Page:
In a Word . . . May

The beloved month is much celebrated, including by Christy Moore in song

May, the beloved month. When the year is in its sweetest youth. No wonder it is so celebrated, including by Christy Moore in song, if indirectly. “As I roved out on a bright May morning/To view the meadows and flowers gay/Whom should I spy but my own true lover/As she sat under yon willow tree.”

As Moore explained it, he was taught the song “at the Boyle Fleadh in 1964” by a man who “mistakenly polished off my carry-out at a coming-out party in Jack Reddy’s to mourn the loss of Jack’s jinnet, who had fallen into a boghole on the way home after a, particularly bawdy, Comhaltas night in Pat Dowling’s.”

Only Christy!

I expect the "coming out" referred to had nothing to do with sexuality either, there being no sex in the Ireland of 1964.

To raise the tone a tad, it was probably English poet Leigh Hunt who most successfully captured the influence of May on his trade down the ages. "There is May in books forever;/May will part from Spenser never;/May's in Milton, May's in Prior,/May's in Chaucer, Thomson, Dyer", he wrote.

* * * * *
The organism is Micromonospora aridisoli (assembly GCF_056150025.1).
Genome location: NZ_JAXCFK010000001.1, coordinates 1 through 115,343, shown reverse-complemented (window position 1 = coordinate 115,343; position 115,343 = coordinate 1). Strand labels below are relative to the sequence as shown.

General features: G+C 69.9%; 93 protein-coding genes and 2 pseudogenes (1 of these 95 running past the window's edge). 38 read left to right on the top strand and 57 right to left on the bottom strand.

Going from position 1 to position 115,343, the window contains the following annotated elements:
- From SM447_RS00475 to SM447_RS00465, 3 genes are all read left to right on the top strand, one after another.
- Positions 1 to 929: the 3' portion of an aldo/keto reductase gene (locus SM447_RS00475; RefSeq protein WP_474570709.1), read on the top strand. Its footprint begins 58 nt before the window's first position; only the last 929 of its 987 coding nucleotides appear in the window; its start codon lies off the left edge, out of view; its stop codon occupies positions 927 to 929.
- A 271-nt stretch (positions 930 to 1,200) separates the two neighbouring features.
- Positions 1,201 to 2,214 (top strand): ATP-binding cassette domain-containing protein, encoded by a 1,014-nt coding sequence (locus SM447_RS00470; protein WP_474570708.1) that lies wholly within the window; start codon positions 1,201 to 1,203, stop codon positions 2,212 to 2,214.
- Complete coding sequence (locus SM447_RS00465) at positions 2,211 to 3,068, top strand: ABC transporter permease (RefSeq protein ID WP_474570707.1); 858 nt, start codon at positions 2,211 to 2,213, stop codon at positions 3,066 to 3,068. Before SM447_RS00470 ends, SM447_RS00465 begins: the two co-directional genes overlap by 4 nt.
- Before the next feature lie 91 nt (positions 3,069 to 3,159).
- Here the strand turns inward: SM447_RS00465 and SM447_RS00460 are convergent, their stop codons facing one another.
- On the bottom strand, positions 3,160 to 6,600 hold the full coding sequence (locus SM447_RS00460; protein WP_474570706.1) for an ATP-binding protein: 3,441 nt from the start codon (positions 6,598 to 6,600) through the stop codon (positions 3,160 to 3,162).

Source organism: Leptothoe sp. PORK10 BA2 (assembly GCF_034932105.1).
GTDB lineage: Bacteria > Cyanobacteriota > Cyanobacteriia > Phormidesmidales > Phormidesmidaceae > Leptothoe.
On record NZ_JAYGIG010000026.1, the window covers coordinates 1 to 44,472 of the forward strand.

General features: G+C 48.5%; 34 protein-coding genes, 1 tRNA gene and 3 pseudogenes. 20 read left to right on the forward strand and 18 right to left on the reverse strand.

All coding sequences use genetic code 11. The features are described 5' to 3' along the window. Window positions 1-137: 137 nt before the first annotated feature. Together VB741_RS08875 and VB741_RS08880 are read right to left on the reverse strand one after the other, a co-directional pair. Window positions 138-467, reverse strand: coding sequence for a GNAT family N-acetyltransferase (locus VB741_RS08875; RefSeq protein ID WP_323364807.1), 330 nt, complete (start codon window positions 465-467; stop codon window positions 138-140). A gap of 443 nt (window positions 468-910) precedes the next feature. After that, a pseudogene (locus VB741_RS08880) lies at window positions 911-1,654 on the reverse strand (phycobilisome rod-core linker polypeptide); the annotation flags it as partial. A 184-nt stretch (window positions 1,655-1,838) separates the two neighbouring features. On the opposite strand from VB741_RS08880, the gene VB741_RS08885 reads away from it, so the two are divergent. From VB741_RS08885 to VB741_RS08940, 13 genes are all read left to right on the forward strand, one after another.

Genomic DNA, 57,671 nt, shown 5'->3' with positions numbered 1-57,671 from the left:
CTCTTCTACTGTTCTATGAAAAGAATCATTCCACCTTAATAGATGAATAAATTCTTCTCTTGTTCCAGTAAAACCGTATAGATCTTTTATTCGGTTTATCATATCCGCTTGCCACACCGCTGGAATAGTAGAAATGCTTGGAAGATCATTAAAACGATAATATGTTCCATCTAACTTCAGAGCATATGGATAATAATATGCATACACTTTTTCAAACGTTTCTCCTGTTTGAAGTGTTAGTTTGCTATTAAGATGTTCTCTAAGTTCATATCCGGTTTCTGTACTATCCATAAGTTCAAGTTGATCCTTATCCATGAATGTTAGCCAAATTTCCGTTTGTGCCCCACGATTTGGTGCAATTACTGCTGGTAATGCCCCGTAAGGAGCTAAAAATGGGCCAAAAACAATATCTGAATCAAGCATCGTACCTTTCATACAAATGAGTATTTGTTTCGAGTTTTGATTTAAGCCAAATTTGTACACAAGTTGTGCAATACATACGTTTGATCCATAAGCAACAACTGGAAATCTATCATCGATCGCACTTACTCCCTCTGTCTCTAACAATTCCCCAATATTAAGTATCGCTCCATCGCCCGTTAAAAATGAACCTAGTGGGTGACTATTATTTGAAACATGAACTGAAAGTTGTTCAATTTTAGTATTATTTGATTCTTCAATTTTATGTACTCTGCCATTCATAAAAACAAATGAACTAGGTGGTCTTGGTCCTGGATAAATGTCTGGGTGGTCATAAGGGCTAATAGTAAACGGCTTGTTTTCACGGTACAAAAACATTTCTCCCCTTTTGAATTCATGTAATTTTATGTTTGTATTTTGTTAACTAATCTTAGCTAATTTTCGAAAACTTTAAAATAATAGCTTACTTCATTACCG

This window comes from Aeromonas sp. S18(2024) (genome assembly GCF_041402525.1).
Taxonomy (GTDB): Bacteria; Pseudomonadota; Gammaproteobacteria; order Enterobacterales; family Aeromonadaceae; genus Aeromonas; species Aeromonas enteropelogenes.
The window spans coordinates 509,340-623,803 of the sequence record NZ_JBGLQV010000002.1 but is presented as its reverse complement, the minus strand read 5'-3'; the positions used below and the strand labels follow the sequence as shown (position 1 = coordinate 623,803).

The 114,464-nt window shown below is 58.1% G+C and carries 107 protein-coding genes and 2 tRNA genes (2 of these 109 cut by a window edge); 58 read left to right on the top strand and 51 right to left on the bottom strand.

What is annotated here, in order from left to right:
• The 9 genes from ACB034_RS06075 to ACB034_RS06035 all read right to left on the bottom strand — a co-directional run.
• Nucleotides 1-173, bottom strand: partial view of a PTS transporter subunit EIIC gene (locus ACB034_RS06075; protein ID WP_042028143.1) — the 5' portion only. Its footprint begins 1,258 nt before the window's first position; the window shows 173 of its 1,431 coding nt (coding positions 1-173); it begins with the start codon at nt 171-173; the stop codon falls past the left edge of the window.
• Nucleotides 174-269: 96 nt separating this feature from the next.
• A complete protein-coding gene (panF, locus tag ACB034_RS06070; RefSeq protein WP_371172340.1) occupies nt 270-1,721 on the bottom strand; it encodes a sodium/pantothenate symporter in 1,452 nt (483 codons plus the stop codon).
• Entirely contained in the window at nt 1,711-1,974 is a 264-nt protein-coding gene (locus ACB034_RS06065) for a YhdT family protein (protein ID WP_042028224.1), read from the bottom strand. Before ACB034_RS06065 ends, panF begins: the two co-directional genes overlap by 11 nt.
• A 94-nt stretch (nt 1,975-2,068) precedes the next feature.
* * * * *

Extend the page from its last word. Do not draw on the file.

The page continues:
Not quite up there with the loss of Jack Reddy’s jinnet, but you get the drift.

Then there's poet Robert Browning and his Home Thoughts from Abroad, where he contemplated his native England, from Italy, at this time of year when "the whitethroat builds, and all the swallows!/Hark, where my blossomed pear-tree in the hedge/Leans to the field and scatters on the clover/Blossoms and dewdrops – at the bent spray's edge".

He continued: “And though the fields look rough with hoary dew,/All will be gay when noontide wakes anew/The buttercups, the little children’s dower.” Let’s forgive him. He was born on this day in 1812, so couldn’t possibly have forseen how gay “gay” would become.

Sadly, for me and myriad others, his most famous poem has been corrupted for ever by Clifford T Ward’s Home Thoughts from Abroad, which begins with the line “I could be a millionaire if I had the money.”

I think I know how Robert Browning would have felt, reading that.

May, from Latin Majus, possibly from Maja, Roman earth goddess and wife of Vulcan.

inaword@irishtimes.com

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